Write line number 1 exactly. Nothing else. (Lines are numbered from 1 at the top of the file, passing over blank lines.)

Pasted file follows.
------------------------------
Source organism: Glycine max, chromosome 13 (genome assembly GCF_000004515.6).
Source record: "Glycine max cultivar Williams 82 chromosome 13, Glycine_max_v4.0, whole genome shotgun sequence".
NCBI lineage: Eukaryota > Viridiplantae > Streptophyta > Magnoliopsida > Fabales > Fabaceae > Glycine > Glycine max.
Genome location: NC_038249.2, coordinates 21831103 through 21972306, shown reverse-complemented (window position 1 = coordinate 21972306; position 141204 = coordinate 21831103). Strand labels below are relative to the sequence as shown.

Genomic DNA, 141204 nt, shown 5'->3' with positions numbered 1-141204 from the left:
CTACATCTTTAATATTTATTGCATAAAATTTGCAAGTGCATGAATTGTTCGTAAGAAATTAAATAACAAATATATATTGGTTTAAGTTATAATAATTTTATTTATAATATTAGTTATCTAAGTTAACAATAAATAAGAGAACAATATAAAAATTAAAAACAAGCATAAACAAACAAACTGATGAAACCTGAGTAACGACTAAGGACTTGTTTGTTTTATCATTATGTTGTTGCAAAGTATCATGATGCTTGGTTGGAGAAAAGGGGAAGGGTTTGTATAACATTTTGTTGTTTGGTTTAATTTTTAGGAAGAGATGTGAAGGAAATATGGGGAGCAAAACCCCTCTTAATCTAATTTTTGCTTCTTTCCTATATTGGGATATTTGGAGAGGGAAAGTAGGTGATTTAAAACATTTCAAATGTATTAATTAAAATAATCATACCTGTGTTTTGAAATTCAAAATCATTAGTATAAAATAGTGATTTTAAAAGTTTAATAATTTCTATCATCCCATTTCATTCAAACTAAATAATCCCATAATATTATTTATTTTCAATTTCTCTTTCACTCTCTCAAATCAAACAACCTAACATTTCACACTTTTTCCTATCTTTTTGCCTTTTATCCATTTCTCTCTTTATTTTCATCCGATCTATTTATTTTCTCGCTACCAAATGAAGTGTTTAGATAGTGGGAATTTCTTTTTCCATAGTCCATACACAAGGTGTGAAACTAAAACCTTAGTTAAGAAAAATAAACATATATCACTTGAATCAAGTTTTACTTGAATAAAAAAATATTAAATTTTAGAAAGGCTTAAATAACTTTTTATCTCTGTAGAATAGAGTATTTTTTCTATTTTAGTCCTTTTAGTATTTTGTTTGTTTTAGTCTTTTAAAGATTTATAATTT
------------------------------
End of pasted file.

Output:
Source organism: Glycine max, chromosome 13 (genome assembly GCF_000004515.6).